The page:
But poor management of visual weight within the letterforms themselves isn’t the only characteristic that makes Comic Sans uneven in body text. The “letterfit” – or consideration given to the letterforms to allow them to be set together in an even manner – of Comic Sans is very poor. The letterfit of Helvetica allows for it to inherently have decent kerning tables. Kerning is the distance between two letters, and good fonts have parameters set for just about every letter combination (or “kerning tables”) in which the font may eventually be set; but if the letters themselves aren’t designed with consideration given to how the letters will relate to one another, then producing good kerning tables is impossible.
You can see that Comic Sans has an awkward gap between the “f” and the “o,” but this pairing can’t simply be more tightly kerned, as it would create an area of tension – from too close proximity – between the crossbar of the “f” and the “o.” You can see similar problems throughout the font, but this is one of the better examples. This problem could have been avoided if the leading portion of the crossbar of the “f” weren’t so long (notice that it is shorter on Helvetica). One way to compensate for these poor pairings would be to space the letters out a bit on the whole, to allow for relatively tighter pairings for problem areas such as I’ve described; but, this isn’t feasible in most computer applications, and it would do little to make up for the other blunders of Comic Sans.
So, the typographic fundamentals of Comic Sans are very poor as used in high-resolution situations, but Comic Sans was never intended to be used in this manner, and that is part of why its considered such a bad font.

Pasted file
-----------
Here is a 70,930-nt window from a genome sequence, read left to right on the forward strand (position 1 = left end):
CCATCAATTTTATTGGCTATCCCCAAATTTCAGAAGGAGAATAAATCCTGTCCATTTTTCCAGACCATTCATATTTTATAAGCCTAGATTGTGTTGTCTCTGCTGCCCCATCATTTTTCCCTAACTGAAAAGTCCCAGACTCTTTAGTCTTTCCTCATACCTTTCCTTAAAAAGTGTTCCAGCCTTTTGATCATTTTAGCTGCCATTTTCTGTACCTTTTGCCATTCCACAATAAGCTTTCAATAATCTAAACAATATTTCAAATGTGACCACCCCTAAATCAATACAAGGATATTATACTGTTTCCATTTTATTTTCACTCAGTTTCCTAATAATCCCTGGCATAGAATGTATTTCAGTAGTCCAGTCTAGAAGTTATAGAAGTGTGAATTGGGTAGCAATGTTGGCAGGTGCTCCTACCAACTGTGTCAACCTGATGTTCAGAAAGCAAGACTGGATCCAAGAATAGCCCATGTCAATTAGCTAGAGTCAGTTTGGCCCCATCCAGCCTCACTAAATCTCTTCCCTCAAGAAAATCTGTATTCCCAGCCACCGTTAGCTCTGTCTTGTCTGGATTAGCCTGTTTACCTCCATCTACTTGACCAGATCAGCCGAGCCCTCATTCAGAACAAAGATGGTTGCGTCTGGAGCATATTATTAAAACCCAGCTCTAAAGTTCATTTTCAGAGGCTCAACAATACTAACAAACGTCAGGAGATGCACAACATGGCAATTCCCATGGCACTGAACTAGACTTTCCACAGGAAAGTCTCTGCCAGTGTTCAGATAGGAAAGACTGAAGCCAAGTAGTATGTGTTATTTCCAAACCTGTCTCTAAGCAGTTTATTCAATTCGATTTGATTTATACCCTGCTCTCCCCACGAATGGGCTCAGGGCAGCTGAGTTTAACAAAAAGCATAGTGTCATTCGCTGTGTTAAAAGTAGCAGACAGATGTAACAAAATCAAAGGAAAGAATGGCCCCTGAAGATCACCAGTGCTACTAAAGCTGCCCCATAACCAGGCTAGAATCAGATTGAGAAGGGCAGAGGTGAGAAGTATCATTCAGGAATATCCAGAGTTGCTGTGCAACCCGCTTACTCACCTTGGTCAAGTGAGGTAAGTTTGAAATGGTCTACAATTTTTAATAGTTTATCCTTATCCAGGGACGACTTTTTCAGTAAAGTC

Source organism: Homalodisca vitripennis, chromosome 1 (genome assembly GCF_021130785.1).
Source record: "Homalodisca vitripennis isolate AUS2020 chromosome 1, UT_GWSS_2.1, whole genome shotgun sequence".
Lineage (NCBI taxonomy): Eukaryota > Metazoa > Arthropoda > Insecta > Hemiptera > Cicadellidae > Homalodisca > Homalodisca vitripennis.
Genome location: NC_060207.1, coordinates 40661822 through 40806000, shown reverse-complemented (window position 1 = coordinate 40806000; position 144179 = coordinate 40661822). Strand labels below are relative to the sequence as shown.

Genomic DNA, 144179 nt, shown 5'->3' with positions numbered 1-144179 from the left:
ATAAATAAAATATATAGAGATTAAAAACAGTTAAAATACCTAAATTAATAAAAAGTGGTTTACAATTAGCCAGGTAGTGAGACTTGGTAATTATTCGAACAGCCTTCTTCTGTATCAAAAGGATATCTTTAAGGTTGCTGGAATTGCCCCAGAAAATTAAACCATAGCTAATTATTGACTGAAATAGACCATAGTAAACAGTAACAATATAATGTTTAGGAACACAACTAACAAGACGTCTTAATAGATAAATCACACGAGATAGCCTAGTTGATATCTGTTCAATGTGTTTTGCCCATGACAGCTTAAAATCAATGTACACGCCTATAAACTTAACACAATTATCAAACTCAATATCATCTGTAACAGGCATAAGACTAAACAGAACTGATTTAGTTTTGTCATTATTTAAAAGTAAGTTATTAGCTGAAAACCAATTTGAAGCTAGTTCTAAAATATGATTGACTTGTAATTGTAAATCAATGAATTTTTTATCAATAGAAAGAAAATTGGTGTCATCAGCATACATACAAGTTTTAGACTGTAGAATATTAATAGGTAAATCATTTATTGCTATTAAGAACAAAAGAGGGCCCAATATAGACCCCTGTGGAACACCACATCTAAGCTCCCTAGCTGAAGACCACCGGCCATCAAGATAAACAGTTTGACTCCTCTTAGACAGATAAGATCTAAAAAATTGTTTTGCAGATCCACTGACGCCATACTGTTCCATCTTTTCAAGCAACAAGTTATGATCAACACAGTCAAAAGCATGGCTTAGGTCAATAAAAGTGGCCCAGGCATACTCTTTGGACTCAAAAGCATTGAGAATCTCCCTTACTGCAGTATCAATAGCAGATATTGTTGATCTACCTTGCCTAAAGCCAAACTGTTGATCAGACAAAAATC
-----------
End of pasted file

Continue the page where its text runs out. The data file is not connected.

Comic Sans isn’t Used as Intended
Comic Sans was originally designed to be used in the talk bubbles of a program called Microsoft Bob. The font wasn’t completed in time to actually make it into the program, but it lived on to eventually ship with Windows 95; and that’s when the font really got ugly.
Once the font was in the hands of Windows 95 users, there was no telling how people would use it. Now, it was going to be printed out on bake sale flyers, birthday party invitations, and even business cards. But remember, this font was designed to be used on-screen, and in 1994, when the font was designed, most computers for personal use – and Windows 95 – didn’t have anti-aliasing.
Anti-aliasing is the technology that makes fonts looks smooth on-screen. Without ant-aliasing, fonts look jagged – as if they were made of LEGOS®. This isn’t the end of the world, as long as the font is designed accordingly. Notice how much better the “e” of Comic Sans distributes its visual weight when aliased.
In fact, when compared to Garamond, which wasn’t originally designed for the screen, Comic Sans fares quite well in terms of readability.
Where the Hate Comes From: The Wrong Place at the Wrong Time
So, the story of Comic Sans is not that of a really terrible font, but rather of a mediocre font, used incorrectly on a massive scale. Windows 95 was the first operating system to really hit it big. Just as computers were starting to pop up in nearly every home in America, Windows 95 was finding itself installed on all of those computers, and with it, the font Comic Sans. So now, nearly every man, woman, child, and bake sale organizer find themselves armed with publishing power unlike civilization had ever seen; and few of them really had any design sense.
Comic Sans Rode a Wave: Desktop Publishing
It used to be that if you lost your kitten, and wanted to make a poster, probably the most efficient way to make a flyer would be to draw one up with magic marker, cut out a picture of the cat, and go down to the nearest supermarket to make copies of it at 15 cents apiece. Then, you would post them up in your neighborhood; and – like a caveman – you would pick up a phone, call the newspaper, and place an ad to help find your kitten.
But now that you had Windows 95, a personal computer, and a printer, you could use Word to make your lost kitten poster, and print it out at home. And, wow! You could use any font you wanted. What’s that? You don’t know anything about fonts? Of course not, because you’ve never had this power before. So, guess what font makes you think about your lost kitten?
This is a monumental moment in history – right up there with the invention of printing – for common people to suddenly have the power to typeset and print documents. No big deal for awhile: some people got to enjoy making their own Christmas cards, birthday party invitations, etc. for awhile, and the small audiences of their families and coworkers suddenly had to put up with some ugly, clip art riddled Christmas cards.